* What: Meeting of regional monsoon experts
* When: Consensus South Asian monsoon forecast on April 15
* Where: Pune, India
By Krittivas Mukherjee and Ratnajyoti Dutta
NEW DELHI, April 11 Global experts meeting this
week are likely to forecast a near-normal monsoon for India,
providing international commodities market the first hints of
demand and supply in 2011/12 from one of the world's top
producers and consumers of key farm goods.
Failure of monsoons can force India into the international
markets as a buyer, pushing up global prices of basic
foodstuffs, while favourable rainfall can boost its exports,
helping governments throughout Asia to battle food inflation.
Agriculture accounts for a 14.6 percent of India's GDP and
the outcome of the annual June-September southwest monsoons
impacts the nation's economy, which is struggling with high food
inflation and a massive subsidy bill for fuel, grains and
A normal monsoon means the country receives rainfall between
96-104 percent of a 50-year average of 89 centimetres during the
four-month rainy season, according to the India's weather office
Monsoons also impact demand for gold in India, the world's
top consumer of the metal, as purchases get a boost when farming
incomes rise amid high crop output. Rural areas account for
about 70 percent of India's annual gold consumption.
India witnessed normal rains last year and the April 13-15
meeting of weather officials in the southwestern city of Pune is
likely to forecast a near-normal monsoon this year based on
various forecasting models, Indian officials said.
"The weakening phase of La Nina has given rise to the
expectation of a near-normal monsoon in 2011," said D. R. Sikka,
former director of the Pune-based Indian Institute of Tropical
Other officials of the Indian weather office, who did not
wish to be identified, agreed. A La Nina weather pattern causes
heavier-than-normal rains in South Asia. After the weak phase,
the La Nina is expected to enter a neutral phase without posing
any threat to good rainfall during the monsoon season.
The Pune meeting will issue a consensus forecast for the
monsoon on the final day of the conference.
While India is mostly self-sufficient in staples like wheat
and rice for its 1.2 billion population, drought can push the
country into international markets as it did in 2009 when India
had to import sugar -- sending global prices to record highs.
The government subsidises the price of key crops to contain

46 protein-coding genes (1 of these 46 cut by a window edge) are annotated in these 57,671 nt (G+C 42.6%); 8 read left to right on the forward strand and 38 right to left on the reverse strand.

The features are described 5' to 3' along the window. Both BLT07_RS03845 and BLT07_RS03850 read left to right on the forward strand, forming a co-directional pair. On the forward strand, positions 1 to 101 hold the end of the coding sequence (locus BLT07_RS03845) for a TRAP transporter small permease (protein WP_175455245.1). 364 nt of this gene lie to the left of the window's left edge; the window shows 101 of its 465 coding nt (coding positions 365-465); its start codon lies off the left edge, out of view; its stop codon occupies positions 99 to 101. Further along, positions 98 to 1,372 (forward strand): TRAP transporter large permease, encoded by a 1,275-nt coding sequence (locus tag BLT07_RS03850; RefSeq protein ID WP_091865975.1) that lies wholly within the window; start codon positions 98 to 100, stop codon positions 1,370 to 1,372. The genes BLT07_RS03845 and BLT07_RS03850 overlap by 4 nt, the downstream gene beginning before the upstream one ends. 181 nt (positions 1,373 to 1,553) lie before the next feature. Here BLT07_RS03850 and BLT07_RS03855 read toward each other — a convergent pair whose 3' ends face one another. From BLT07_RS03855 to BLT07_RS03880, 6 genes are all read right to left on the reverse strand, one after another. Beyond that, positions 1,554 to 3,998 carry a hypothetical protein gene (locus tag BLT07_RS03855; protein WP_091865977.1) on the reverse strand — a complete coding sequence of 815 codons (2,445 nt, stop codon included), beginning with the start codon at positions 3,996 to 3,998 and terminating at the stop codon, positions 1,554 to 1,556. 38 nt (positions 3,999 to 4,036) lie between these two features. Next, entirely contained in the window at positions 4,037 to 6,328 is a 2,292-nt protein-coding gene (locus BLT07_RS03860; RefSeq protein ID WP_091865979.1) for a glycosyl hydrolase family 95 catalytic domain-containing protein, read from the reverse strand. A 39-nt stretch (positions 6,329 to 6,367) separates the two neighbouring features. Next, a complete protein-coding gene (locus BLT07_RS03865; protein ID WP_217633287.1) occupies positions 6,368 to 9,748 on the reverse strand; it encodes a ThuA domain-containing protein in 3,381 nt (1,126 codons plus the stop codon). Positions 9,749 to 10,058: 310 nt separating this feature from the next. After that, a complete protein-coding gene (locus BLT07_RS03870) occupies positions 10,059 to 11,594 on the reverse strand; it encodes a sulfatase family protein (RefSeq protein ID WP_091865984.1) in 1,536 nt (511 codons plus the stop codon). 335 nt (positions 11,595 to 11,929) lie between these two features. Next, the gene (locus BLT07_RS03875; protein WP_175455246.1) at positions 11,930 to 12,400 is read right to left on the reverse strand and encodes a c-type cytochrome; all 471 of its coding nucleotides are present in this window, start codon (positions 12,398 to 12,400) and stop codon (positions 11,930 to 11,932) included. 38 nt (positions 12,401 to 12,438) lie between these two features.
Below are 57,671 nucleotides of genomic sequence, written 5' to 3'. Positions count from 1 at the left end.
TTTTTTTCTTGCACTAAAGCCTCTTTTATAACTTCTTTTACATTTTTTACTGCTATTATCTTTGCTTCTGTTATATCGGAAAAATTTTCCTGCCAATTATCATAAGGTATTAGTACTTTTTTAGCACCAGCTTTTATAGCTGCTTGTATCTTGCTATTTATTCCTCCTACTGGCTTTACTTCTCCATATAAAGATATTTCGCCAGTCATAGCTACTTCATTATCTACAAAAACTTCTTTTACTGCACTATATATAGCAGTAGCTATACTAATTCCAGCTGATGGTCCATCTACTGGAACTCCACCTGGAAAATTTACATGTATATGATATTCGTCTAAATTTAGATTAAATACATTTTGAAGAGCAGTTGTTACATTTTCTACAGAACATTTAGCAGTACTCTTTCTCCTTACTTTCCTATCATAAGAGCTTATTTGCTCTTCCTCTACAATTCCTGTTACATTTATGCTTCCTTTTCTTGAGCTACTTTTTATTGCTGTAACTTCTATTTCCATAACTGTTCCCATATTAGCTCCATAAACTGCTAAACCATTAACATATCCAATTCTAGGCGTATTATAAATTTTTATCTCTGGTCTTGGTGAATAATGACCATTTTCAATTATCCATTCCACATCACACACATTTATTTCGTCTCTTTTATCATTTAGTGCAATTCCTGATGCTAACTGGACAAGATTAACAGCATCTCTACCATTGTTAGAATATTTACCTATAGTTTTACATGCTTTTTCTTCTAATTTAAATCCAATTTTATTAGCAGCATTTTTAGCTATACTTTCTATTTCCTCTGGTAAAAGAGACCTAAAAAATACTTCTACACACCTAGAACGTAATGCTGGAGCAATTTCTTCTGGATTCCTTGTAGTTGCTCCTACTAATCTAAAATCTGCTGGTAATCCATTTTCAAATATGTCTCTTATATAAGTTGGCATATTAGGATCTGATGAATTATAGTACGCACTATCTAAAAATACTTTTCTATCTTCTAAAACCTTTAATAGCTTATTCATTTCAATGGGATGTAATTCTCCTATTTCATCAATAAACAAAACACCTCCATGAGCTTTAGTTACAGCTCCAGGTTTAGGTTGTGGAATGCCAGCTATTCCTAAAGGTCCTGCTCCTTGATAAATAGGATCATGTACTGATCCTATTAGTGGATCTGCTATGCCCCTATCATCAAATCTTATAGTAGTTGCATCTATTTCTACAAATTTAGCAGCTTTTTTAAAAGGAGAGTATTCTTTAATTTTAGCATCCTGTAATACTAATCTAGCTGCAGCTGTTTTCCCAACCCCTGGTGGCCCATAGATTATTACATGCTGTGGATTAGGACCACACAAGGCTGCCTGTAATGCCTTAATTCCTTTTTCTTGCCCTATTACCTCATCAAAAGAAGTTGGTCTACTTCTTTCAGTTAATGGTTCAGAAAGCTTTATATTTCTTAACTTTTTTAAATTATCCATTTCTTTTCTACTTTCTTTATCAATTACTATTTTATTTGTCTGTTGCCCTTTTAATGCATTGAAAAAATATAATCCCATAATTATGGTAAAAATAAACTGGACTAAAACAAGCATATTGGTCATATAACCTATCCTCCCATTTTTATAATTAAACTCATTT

inflation and ensure half a billion poor -- many of whom spend
up to 60 percent of their incomes on food -- can afford to eat.
The first official Indian forecast is not due until later
this month. During 2009, the driest monsoon in 37 years caused
widespread losses to key crops such as oilseeds and sugarcane,
pushing up food inflation and causing a political headache for
Monsoon forecasting in India is carried out by
government-backed organisations and has significant political
implications in a country where more than 60 percent of voters
are in rural communities and form the bulk of the government's
Bad rainfall results in political pressure on the
government, as farmers demand higher rates for their produce and
ask bureaucrats to waive loan repayment and electricity charges,
impacting public finances.
Prime Minister Manmohan Singh's ruling Congress government,
mired in a slew of corruption charges, has struggled with
double-digit food inflation for most of its second term in
office since 2009 when it won an election partly by boosting
farm incomes. In early 2010, India's food inflation went as high
as 22 percent on supply constraints.
The government hopes monsoon rains -- which traverse the
subcontinent from its southern tip to the Himalayan north from
June through September -- would boost farm output and help
lower prices, potentially providing a timely political boost
ahead of key state elections.
"The budget, and the economy as a whole, it is said is a
gamble on the monsoon," Paranjoy Guha Thakurta, a leading Indian
political columnist, told Reuters. "The reason is simple --
roughly 60 percent of crop area in the country is rain-fed."
Higher agricultural supplies triggered by normal rains could
encourage the Indian government to allow overseas sale of wheat
and lift export curbs on rice.
India faces a storage problem as the 2011 wheat harvest is
set to be a record, exceeding demand for a fifth straight year.
"The government can make a bold decision on grain exports.
It can tinker with policies if the monsoon shapes up on expected
lines," said Veeresh Hiremath, research head of the
Hyderabad-based broking Karvy Comtrade.
Higher oilseed output last year helped India increase
oilmeals exports to traditional buyers in southeast Asia by more
than half to 5.1 million tonnes. [ID:nL3E7F815S]
In most parts of India, the monsoon accounts for 75-90
percent of the total annual rainfall.
The monsoon impacts other sectors of Asia's third largest
economy, as farmers spend their cash on cars, motorcycles and
consumer goods. Good rainfall reduces demand for diesel, used to
pump water from wells for irrigation when rainfall is scant.
(Editing by Jo Winterbottom, Himani Sarkar)